What is a plug-in hybrid?

What is a plug-in hybrid? Plug-in hybrid electric vehicles, or PHEVs, use the same concept as a standard hybrid but move it one step further on. They have much larger batteries and therefore can travel further on electric power alone. How far, depends on the size of the battery pack, but usually this is around 20-35 miles.

Plug-in hybrids such as the Kia XCeed PHEV or Land Rover Discovery Sport P300e can be a great stepping stone to a fully electric car. However, if you need to depend on them for longer journeys, they do have two main downfalls. The main advantage of plug-in hybrids is when doing lots of shorter journeys – preferably those within that all-electric mileage limit. This is when a plug-in hybrid is at its most efficient, although you still shouldn’t expect to get close to the extremely high official average fuel economy figures.

However, covering lots of longer journeys can prove the plug-in hybrid’s downfall. Especially for larger vehicles such as 4x4s, when that all-electric power has been used, you can find yourself driving a large car with an under-sized petrol or diesel engine meaning your economy can be worse than ever. While some hatchback PHEVs still remain pretty economical even when travelling on petrol or diesel alone, long journeys are definitely not where they perform best.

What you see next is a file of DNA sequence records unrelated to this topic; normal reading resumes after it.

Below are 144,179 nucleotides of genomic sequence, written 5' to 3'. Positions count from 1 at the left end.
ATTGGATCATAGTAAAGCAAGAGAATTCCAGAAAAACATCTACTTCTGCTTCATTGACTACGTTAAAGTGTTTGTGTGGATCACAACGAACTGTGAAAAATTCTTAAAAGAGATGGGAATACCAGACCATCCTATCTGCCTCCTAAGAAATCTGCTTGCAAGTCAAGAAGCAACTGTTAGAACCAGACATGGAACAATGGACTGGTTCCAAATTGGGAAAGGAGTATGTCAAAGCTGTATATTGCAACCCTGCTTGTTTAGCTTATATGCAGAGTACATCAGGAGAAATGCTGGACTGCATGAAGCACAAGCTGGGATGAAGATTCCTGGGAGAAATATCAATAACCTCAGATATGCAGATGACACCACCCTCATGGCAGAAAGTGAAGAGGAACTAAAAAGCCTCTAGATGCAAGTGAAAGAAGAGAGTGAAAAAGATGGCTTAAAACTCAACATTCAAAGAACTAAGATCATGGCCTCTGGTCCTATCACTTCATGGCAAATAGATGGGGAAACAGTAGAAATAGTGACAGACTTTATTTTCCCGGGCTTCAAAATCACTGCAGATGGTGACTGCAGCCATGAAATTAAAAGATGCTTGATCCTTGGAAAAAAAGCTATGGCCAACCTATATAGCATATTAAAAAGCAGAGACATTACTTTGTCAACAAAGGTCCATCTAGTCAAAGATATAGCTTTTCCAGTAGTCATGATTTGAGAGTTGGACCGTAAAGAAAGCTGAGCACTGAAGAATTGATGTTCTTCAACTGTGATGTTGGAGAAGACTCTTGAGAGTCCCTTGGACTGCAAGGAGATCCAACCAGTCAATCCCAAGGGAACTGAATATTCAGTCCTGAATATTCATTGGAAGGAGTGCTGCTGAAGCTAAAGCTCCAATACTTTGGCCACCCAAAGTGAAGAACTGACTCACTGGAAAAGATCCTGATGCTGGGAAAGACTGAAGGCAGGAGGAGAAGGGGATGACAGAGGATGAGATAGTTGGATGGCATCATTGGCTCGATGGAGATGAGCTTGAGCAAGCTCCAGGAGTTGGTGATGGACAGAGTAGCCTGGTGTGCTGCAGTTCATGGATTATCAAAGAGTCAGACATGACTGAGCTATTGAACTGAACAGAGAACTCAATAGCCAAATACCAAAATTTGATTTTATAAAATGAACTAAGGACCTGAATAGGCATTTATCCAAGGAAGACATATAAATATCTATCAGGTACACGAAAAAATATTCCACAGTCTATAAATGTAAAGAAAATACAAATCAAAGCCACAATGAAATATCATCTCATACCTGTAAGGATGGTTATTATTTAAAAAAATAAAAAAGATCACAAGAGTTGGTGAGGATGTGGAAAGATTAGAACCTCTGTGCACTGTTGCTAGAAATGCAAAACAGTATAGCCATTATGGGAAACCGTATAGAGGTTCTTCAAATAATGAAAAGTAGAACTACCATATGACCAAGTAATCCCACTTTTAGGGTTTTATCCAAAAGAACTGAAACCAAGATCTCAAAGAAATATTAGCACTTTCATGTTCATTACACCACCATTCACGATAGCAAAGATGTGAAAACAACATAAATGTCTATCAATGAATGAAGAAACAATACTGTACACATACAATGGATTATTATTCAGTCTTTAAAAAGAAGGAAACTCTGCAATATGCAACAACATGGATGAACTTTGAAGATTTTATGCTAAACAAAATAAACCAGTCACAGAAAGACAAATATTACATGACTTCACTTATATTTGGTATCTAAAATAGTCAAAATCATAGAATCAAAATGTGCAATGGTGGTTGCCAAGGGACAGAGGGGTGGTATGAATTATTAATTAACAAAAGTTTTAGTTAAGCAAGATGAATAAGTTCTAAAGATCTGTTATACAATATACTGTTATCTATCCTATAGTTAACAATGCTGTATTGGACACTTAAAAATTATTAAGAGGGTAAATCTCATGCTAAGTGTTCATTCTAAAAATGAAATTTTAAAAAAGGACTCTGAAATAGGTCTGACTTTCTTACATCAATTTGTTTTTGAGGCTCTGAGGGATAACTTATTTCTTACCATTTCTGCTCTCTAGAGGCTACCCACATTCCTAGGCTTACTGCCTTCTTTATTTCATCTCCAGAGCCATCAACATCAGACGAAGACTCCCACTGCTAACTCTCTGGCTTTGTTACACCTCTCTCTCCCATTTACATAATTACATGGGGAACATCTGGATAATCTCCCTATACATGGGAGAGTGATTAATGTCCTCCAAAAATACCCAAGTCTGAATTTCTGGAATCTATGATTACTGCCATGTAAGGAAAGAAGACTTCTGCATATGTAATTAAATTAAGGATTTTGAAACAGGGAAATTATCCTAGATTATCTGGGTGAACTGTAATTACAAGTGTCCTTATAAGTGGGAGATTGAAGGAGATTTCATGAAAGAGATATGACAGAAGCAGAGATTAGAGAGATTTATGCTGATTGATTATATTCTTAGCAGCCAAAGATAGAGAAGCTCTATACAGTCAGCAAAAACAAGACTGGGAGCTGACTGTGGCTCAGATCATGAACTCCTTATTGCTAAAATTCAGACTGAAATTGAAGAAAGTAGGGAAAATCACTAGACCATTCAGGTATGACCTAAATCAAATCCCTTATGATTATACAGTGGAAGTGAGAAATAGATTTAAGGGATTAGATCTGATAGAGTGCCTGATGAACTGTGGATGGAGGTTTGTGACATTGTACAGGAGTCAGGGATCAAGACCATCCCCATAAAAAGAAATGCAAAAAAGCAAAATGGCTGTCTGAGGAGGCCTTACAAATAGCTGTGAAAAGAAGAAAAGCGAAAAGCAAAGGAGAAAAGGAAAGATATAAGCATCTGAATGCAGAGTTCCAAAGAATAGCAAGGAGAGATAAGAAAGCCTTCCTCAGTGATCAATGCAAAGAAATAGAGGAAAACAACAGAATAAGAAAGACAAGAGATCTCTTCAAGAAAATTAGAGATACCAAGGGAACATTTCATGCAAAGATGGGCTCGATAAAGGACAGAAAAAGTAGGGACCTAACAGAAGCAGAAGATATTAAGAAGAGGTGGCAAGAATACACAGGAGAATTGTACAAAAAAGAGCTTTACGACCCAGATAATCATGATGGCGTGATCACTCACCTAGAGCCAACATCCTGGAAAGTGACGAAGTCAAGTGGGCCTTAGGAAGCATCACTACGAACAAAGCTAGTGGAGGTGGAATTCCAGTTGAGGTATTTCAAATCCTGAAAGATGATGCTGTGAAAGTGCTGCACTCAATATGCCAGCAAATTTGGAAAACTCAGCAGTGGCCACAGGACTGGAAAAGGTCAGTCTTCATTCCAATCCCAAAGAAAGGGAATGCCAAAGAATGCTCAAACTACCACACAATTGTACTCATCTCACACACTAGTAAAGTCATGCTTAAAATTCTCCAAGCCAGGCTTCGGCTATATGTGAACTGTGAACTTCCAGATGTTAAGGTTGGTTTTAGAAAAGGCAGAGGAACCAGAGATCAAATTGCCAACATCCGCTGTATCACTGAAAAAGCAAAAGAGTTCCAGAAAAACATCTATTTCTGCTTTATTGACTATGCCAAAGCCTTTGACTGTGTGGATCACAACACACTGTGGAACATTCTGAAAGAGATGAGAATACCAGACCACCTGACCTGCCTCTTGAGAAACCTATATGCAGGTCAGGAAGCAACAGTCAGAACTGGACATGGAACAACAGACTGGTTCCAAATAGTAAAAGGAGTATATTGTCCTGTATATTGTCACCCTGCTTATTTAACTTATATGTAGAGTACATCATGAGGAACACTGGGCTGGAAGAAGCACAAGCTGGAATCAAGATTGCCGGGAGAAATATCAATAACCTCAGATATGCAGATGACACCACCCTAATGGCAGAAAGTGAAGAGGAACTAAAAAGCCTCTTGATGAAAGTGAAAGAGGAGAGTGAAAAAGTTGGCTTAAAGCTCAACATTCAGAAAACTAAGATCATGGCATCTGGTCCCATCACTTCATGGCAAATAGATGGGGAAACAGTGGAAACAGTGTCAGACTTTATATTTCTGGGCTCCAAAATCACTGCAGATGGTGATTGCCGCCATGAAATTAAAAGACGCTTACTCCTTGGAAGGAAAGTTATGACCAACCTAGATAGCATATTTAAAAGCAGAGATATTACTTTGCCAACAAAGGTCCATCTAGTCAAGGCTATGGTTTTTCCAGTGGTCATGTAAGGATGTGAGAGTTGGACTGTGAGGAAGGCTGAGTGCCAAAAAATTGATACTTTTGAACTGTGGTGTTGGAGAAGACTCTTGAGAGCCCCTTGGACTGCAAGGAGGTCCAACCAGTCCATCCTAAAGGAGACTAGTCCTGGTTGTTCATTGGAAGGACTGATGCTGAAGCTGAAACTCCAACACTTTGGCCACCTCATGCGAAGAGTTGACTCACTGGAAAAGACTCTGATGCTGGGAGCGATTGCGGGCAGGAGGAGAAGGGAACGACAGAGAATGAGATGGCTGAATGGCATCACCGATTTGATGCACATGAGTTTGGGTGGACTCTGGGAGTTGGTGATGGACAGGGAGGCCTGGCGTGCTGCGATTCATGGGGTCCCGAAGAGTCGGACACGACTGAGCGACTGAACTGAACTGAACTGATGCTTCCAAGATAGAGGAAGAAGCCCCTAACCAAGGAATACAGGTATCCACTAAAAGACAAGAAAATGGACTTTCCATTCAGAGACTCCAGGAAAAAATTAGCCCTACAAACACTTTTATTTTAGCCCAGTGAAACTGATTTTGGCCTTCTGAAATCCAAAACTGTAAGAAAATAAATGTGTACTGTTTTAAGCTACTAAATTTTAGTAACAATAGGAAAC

Generally speaking, most plug-in hybrids use a petrol engine, although some plug-in hybrid diesels have been introduced.

The other downside of plug-in hybrids can be down to packaging as they are usually cars that have been adapted from a conventional model. As they have to accommodate both an internal-combustion engine and a larger battery pack, it can often mean the boot space is severely compromised as the batteries are stored under the boot floor. Sometimes they can even have smaller petrol tanks too.